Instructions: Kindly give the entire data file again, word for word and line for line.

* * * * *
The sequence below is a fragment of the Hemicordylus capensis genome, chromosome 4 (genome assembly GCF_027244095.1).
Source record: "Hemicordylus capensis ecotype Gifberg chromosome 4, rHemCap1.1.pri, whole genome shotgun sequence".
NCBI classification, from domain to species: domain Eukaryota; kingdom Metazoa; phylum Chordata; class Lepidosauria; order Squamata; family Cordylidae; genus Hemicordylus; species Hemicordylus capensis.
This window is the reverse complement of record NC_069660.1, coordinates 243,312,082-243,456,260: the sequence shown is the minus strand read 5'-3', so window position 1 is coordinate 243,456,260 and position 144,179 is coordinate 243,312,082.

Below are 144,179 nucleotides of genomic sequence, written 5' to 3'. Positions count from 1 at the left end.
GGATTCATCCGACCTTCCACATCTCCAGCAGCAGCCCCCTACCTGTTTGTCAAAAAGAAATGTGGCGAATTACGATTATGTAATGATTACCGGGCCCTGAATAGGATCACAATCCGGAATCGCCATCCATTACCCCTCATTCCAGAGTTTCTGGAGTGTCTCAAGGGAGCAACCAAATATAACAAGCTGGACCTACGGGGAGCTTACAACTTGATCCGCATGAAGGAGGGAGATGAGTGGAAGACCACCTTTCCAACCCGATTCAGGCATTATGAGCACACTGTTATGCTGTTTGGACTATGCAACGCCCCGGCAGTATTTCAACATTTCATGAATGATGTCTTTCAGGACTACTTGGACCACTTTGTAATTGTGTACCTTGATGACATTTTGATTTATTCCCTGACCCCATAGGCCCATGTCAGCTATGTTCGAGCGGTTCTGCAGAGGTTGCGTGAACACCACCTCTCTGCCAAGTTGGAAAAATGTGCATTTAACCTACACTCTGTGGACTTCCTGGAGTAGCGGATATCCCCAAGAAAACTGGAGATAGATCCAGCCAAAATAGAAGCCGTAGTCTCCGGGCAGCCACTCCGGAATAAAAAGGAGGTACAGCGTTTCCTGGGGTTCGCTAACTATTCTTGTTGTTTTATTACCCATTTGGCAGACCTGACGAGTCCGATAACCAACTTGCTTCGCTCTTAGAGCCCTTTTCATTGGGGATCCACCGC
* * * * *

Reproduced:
The sequence below is a fragment of the Hemicordylus capensis genome, chromosome 4 (genome assembly GCF_027244095.1).
Source record: "Hemicordylus capensis ecotype Gifberg chromosome 4, rHemCap1.1.pri, whole genome shotgun sequence".
NCBI classification, from domain to species: domain Eukaryota; kingdom Metazoa; phylum Chordata; class Lepidosauria; order Squamata; family Cordylidae; genus Hemicordylus; species Hemicordylus capensis.
This window is the reverse complement of record NC_069660.1, coordinates 243,312,082-243,456,260: the sequence shown is the minus strand read 5'-3', so window position 1 is coordinate 243,456,260 and position 144,179 is coordinate 243,312,082.

Below are 144,179 nucleotides of genomic sequence, written 5' to 3'. Positions count from 1 at the left end.
GGATTCATCCGACCTTCCACATCTCCAGCAGCAGCCCCCTACCTGTTTGTCAAAAAGAAATGTGGCGAATTACGATTATGTAATGATTACCGGGCCCTGAATAGGATCACAATCCGGAATCGCCATCCATTACCCCTCATTCCAGAGTTTCTGGAGTGTCTCAAGGGAGCAACCAAATATAACAAGCTGGACCTACGGGGAGCTTACAACTTGATCCGCATGAAGGAGGGAGATGAGTGGAAGACCACCTTTCCAACCCGATTCAGGCATTATGAGCACACTGTTATGCTGTTTGGACTATGCAACGCCCCGGCAGTATTTCAACATTTCATGAATGATGTCTTTCAGGACTACTTGGACCACTTTGTAATTGTGTACCTTGATGACATTTTGATTTATTCCCTGACCCCATAGGCCCATGTCAGCTATGTTCGAGCGGTTCTGCAGAGGTTGCGTGAACACCACCTCTCTGCCAAGTTGGAAAAATGTGCATTTAACCTACACTCTGTGGACTTCCTGGAGTAGCGGATATCCCCAAGAAAACTGGAGATAGATCCAGCCAAAATAGAAGCCGTAGTCTCCGGGCAGCCACTCCGGAATAAAAAGGAGGTACAGCGTTTCCTGGGGTTCGCTAACTATTCTTGTTGTTTTATTACCCATTTGGCAGACCTGACGAGTCCGATAACCAACTTGCTTCGCTCTTAGAGCCCTTTTCATTGGGGATCCACCGC